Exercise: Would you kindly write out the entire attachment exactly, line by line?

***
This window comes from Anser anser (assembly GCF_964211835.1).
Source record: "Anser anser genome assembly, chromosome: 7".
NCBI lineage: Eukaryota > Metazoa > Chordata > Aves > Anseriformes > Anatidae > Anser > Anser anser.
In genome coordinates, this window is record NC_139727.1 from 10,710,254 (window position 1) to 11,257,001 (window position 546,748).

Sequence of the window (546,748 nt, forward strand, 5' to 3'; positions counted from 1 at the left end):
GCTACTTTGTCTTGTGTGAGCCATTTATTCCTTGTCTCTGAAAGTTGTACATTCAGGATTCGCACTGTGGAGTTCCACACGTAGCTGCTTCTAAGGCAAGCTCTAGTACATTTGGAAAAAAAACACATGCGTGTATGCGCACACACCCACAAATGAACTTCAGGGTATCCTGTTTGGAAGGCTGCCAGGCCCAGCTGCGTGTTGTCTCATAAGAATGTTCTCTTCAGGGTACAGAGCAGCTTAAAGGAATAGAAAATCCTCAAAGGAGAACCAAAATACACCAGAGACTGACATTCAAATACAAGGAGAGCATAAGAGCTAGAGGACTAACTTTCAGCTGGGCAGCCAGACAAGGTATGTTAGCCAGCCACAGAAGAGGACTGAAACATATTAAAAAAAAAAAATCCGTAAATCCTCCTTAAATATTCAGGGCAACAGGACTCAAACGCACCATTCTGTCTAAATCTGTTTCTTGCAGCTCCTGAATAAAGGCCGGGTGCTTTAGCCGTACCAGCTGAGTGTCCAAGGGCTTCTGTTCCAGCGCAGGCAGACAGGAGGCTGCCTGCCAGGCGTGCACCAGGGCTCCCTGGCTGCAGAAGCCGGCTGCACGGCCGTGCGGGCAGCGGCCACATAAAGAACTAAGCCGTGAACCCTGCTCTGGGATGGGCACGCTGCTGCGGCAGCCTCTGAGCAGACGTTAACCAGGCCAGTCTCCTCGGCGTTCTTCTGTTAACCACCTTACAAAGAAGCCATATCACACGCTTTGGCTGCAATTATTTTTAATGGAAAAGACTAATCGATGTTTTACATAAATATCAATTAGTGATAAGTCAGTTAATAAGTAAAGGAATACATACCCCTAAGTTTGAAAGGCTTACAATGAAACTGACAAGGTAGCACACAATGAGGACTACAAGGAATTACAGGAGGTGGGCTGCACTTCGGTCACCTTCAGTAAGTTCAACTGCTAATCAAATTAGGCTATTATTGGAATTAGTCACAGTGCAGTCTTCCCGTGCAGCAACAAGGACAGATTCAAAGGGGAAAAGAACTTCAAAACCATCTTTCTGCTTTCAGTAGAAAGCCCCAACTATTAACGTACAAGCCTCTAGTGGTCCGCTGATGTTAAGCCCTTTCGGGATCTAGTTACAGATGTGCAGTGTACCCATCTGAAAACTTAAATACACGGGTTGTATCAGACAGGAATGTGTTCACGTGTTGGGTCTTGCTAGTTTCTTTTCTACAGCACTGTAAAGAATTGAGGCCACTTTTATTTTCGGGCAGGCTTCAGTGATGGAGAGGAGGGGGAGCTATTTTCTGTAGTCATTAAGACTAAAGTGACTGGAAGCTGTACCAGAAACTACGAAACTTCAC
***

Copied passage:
This window comes from Anser anser (assembly GCF_964211835.1).
Source record: "Anser anser genome assembly, chromosome: 7".
NCBI lineage: Eukaryota > Metazoa > Chordata > Aves > Anseriformes > Anatidae > Anser > Anser anser.
In genome coordinates, this window is record NC_139727.1 from 10,710,254 (window position 1) to 11,257,001 (window position 546,748).

Sequence of the window (546,748 nt, forward strand, 5' to 3'; positions counted from 1 at the left end):
GCTACTTTGTCTTGTGTGAGCCATTTATTCCTTGTCTCTGAAAGTTGTACATTCAGGATTCGCACTGTGGAGTTCCACACGTAGCTGCTTCTAAGGCAAGCTCTAGTACATTTGGAAAAAAAACACATGCGTGTATGCGCACACACCCACAAATGAACTTCAGGGTATCCTGTTTGGAAGGCTGCCAGGCCCAGCTGCGTGTTGTCTCATAAGAATGTTCTCTTCAGGGTACAGAGCAGCTTAAAGGAATAGAAAATCCTCAAAGGAGAACCAAAATACACCAGAGACTGACATTCAAATACAAGGAGAGCATAAGAGCTAGAGGACTAACTTTCAGCTGGGCAGCCAGACAAGGTATGTTAGCCAGCCACAGAAGAGGACTGAAACATATTAAAAAAAAAAAATCCGTAAATCCTCCTTAAATATTCAGGGCAACAGGACTCAAACGCACCATTCTGTCTAAATCTGTTTCTTGCAGCTCCTGAATAAAGGCCGGGTGCTTTAGCCGTACCAGCTGAGTGTCCAAGGGCTTCTGTTCCAGCGCAGGCAGACAGGAGGCTGCCTGCCAGGCGTGCACCAGGGCTCCCTGGCTGCAGAAGCCGGCTGCACGGCCGTGCGGGCAGCGGCCACATAAAGAACTAAGCCGTGAACCCTGCTCTGGGATGGGCACGCTGCTGCGGCAGCCTCTGAGCAGACGTTAACCAGGCCAGTCTCCTCGGCGTTCTTCTGTTAACCACCTTACAAAGAAGCCATATCACACGCTTTGGCTGCAATTATTTTTAATGGAAAAGACTAATCGATGTTTTACATAAATATCAATTAGTGATAAGTCAGTTAATAAGTAAAGGAATACATACCCCTAAGTTTGAAAGGCTTACAATGAAACTGACAAGGTAGCACACAATGAGGACTACAAGGAATTACAGGAGGTGGGCTGCACTTCGGTCACCTTCAGTAAGTTCAACTGCTAATCAAATTAGGCTATTATTGGAATTAGTCACAGTGCAGTCTTCCCGTGCAGCAACAAGGACAGATTCAAAGGGGAAAAGAACTTCAAAACCATCTTTCTGCTTTCAGTAGAAAGCCCCAACTATTAACGTACAAGCCTCTAGTGGTCCGCTGATGTTAAGCCCTTTCGGGATCTAGTTACAGATGTGCAGTGTACCCATCTGAAAACTTAAATACACGGGTTGTATCAGACAGGAATGTGTTCACGTGTTGGGTCTTGCTAGTTTCTTTTCTACAGCACTGTAAAGAATTGAGGCCACTTTTATTTTCGGGCAGGCTTCAGTGATGGAGAGGAGGGGGAGCTATTTTCTGTAGTCATTAAGACTAAAGTGACTGGAAGCTGTACCAGAAACTACGAAACTTCAC